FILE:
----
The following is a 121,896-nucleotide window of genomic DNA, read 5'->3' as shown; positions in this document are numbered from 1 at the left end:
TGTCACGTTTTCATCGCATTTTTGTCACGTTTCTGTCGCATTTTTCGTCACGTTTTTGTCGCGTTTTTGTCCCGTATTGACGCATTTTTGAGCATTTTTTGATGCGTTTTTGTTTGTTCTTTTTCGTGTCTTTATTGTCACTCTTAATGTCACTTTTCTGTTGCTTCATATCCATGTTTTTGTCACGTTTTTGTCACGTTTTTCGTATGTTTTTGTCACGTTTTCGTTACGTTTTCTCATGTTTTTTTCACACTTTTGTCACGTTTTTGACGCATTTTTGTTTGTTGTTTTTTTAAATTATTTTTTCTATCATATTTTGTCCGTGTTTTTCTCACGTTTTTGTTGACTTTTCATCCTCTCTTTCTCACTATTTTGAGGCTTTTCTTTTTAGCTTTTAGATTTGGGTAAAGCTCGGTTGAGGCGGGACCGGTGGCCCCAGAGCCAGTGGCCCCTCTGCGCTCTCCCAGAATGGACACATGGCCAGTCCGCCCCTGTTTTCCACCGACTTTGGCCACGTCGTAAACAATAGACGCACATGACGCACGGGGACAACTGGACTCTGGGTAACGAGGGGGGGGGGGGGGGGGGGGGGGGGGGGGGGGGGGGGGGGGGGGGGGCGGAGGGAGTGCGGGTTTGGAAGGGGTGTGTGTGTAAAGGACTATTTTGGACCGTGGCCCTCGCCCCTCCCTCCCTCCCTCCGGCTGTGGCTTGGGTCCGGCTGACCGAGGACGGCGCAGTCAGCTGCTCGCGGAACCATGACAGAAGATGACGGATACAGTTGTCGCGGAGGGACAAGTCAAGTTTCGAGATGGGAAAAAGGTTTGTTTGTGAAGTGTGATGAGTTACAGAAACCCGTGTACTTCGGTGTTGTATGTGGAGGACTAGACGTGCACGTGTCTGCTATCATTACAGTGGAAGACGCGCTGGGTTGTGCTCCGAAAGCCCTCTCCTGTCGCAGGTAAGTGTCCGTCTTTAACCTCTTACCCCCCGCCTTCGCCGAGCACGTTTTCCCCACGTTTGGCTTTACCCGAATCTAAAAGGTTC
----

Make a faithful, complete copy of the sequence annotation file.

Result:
The following is a 121,896-nucleotide window of genomic DNA, read 5'->3' as shown; positions in this document are numbered from 1 at the left end:
TGTCACGTTTTCATCGCATTTTTGTCACGTTTCTGTCGCATTTTTCGTCACGTTTTTGTCGCGTTTTTGTCCCGTATTGACGCATTTTTGAGCATTTTTTGATGCGTTTTTGTTTGTTCTTTTTCGTGTCTTTATTGTCACTCTTAATGTCACTTTTCTGTTGCTTCATATCCATGTTTTTGTCACGTTTTTGTCACGTTTTTCGTATGTTTTTGTCACGTTTTCGTTACGTTTTCTCATGTTTTTTTCACACTTTTGTCACGTTTTTGACGCATTTTTGTTTGTTGTTTTTTTAAATTATTTTTTCTATCATATTTTGTCCGTGTTTTTCTCACGTTTTTGTTGACTTTTCATCCTCTCTTTCTCACTATTTTGAGGCTTTTCTTTTTAGCTTTTAGATTTGGGTAAAGCTCGGTTGAGGCGGGACCGGTGGCCCCAGAGCCAGTGGCCCCTCTGCGCTCTCCCAGAATGGACACATGGCCAGTCCGCCCCTGTTTTCCACCGACTTTGGCCACGTCGTAAACAATAGACGCACATGACGCACGGGGACAACTGGACTCTGGGTAACGAGGGGGGGGGGGGGGGGGGGGGGGGGGGGGGGGGGGGGGGGGGGGGGGCGGAGGGAGTGCGGGTTTGGAAGGGGTGTGTGTGTAAAGGACTATTTTGGACCGTGGCCCTCGCCCCTCCCTCCCTCCCTCCGGCTGTGGCTTGGGTCCGGCTGACCGAGGACGGCGCAGTCAGCTGCTCGCGGAACCATGACAGAAGATGACGGATACAGTTGTCGCGGAGGGACAAGTCAAGTTTCGAGATGGGAAAAAGGTTTGTTTGTGAAGTGTGATGAGTTACAGAAACCCGTGTACTTCGGTGTTGTATGTGGAGGACTAGACGTGCACGTGTCTGCTATCATTACAGTGGAAGACGCGCTGGGTTGTGCTCCGAAAGCCCTCTCCTGTCGCAGGTAAGTGTCCGTCTTTAACCTCTTACCCCCCGCCTTCGCCGAGCACGTTTTCCCCACGTTTGGCTTTACCCGAATCTAAAAGGTTC